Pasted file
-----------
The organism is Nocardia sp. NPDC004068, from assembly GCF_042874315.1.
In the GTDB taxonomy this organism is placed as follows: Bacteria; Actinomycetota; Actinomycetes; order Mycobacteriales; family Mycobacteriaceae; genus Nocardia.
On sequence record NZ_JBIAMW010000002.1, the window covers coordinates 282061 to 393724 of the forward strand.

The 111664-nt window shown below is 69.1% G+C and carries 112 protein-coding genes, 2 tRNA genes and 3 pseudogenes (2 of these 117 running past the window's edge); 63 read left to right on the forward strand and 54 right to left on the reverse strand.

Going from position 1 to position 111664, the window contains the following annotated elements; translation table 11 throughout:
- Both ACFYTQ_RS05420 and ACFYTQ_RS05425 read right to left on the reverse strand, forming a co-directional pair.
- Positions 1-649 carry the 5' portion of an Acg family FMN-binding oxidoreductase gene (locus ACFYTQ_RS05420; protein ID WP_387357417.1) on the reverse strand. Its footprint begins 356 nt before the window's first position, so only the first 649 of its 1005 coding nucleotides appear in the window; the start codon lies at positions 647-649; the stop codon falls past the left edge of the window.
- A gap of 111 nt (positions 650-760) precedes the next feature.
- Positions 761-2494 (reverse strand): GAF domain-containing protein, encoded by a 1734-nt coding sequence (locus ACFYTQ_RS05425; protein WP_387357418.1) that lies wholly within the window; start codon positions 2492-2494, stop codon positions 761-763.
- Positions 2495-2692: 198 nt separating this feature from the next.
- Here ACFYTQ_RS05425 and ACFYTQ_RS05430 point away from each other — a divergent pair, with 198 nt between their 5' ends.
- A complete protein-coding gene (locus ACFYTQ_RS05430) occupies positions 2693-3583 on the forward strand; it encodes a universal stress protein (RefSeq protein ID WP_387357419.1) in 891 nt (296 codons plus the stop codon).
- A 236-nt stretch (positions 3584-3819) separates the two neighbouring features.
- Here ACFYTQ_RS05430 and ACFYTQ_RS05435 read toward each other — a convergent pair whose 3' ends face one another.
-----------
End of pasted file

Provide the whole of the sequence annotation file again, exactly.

The organism is Nocardia sp. NPDC004068, from assembly GCF_042874315.1.
In the GTDB taxonomy this organism is placed as follows: Bacteria; Actinomycetota; Actinomycetes; order Mycobacteriales; family Mycobacteriaceae; genus Nocardia.
On sequence record NZ_JBIAMW010000002.1, the window covers coordinates 282061 to 393724 of the forward strand.

The 111664-nt window shown below is 69.1% G+C and carries 112 protein-coding genes, 2 tRNA genes and 3 pseudogenes (2 of these 117 running past the window's edge); 63 read left to right on the forward strand and 54 right to left on the reverse strand.

Going from position 1 to position 111664, the window contains the following annotated elements; translation table 11 throughout:
- Both ACFYTQ_RS05420 and ACFYTQ_RS05425 read right to left on the reverse strand, forming a co-directional pair.
- Positions 1-649 carry the 5' portion of an Acg family FMN-binding oxidoreductase gene (locus ACFYTQ_RS05420; protein ID WP_387357417.1) on the reverse strand. Its footprint begins 356 nt before the window's first position, so only the first 649 of its 1005 coding nucleotides appear in the window; the start codon lies at positions 647-649; the stop codon falls past the left edge of the window.
- A gap of 111 nt (positions 650-760) precedes the next feature.
- Positions 761-2494 (reverse strand): GAF domain-containing protein, encoded by a 1734-nt coding sequence (locus ACFYTQ_RS05425; protein WP_387357418.1) that lies wholly within the window; start codon positions 2492-2494, stop codon positions 761-763.
- Positions 2495-2692: 198 nt separating this feature from the next.
- Here ACFYTQ_RS05425 and ACFYTQ_RS05430 point away from each other — a divergent pair, with 198 nt between their 5' ends.
- A complete protein-coding gene (locus ACFYTQ_RS05430) occupies positions 2693-3583 on the forward strand; it encodes a universal stress protein (RefSeq protein ID WP_387357419.1) in 891 nt (296 codons plus the stop codon).
- A 236-nt stretch (positions 3584-3819) separates the two neighbouring features.
- Here ACFYTQ_RS05430 and ACFYTQ_RS05435 read toward each other — a convergent pair whose 3' ends face one another.